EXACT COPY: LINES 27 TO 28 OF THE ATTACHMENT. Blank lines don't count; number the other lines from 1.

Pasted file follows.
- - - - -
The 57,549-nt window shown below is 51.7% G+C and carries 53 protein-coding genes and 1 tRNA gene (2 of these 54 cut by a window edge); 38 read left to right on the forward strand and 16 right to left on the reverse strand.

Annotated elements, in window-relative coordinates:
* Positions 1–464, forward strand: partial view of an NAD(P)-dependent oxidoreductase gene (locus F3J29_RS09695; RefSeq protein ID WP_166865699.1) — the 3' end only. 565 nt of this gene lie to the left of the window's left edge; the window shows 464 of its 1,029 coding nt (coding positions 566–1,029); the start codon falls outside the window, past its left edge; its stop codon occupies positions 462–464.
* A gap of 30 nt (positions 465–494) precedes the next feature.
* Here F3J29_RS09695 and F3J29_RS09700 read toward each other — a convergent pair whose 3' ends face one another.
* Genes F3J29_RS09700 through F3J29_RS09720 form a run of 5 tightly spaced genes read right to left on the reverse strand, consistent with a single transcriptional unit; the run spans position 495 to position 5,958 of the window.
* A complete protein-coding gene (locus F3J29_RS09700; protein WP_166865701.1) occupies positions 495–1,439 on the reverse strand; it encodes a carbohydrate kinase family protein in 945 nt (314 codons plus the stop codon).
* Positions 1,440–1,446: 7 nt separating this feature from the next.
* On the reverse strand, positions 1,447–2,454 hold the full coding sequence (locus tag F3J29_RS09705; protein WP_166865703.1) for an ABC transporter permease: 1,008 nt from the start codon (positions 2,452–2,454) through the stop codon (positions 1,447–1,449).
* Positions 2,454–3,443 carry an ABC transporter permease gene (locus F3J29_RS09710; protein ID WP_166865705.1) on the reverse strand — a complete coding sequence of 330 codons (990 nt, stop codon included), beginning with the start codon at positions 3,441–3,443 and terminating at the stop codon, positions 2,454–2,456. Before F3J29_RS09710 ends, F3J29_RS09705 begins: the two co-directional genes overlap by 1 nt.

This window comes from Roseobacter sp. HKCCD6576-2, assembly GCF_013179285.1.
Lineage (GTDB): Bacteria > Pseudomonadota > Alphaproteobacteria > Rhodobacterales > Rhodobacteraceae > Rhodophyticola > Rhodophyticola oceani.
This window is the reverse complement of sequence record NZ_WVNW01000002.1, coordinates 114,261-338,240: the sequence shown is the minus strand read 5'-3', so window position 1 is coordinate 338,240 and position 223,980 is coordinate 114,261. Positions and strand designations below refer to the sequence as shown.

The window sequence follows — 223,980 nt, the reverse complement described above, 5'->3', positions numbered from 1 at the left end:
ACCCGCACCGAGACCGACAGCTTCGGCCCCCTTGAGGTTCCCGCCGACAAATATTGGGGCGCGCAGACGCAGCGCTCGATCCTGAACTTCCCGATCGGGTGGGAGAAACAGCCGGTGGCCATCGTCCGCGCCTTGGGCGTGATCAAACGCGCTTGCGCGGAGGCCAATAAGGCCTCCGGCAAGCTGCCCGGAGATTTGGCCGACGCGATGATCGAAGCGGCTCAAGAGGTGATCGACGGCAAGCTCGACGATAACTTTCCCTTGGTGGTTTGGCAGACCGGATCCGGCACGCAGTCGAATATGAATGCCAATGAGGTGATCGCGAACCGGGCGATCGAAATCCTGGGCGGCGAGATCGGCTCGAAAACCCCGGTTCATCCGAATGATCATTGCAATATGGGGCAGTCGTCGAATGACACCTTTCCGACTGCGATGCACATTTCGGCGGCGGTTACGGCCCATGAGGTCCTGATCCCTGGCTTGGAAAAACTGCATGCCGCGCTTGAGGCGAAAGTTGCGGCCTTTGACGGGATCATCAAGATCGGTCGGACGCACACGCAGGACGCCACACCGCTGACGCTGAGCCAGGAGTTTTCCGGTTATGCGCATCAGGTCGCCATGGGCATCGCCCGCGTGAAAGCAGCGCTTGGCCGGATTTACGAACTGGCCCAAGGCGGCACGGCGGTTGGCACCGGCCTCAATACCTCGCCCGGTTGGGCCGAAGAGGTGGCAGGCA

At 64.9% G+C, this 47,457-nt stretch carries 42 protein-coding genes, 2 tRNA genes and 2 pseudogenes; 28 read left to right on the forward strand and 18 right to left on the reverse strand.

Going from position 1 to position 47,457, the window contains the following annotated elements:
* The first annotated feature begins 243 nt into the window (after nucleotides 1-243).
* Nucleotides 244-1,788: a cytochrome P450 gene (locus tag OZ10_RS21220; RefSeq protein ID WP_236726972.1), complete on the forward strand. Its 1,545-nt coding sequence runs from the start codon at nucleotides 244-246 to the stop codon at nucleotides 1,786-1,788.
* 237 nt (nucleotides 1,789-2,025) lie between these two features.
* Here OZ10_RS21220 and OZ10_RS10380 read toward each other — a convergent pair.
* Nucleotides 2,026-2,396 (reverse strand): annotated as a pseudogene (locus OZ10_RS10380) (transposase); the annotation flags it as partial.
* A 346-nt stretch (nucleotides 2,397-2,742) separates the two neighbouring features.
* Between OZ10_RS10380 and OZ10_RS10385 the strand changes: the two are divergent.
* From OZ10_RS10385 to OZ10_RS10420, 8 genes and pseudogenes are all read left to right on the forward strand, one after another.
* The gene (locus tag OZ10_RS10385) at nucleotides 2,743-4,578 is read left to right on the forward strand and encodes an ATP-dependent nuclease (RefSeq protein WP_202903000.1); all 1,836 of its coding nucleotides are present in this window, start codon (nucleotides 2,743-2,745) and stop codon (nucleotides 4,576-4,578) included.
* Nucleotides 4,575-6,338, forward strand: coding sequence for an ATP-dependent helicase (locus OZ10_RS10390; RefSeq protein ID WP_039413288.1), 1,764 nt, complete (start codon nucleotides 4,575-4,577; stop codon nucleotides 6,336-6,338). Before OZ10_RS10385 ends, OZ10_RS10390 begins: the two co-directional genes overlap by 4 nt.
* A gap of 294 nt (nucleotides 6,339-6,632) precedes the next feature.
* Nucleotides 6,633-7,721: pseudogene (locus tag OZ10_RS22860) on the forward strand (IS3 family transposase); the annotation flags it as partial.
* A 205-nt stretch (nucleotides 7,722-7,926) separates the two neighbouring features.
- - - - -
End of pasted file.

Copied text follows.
* Nucleotides 4,575-6,338, forward strand: coding sequence for an ATP-dependent helicase (locus OZ10_RS10390; RefSeq protein ID WP_039413288.1), 1,764 nt, complete (start codon nucleotides 4,575-4,577; stop codon nucleotides 6,336-6,338). Before OZ10_RS10385 ends, OZ10_RS10390 begins: the two co-directional genes overlap by 4 nt.
* A gap of 294 nt (nucleotides 6,339-6,632) precedes the next feature.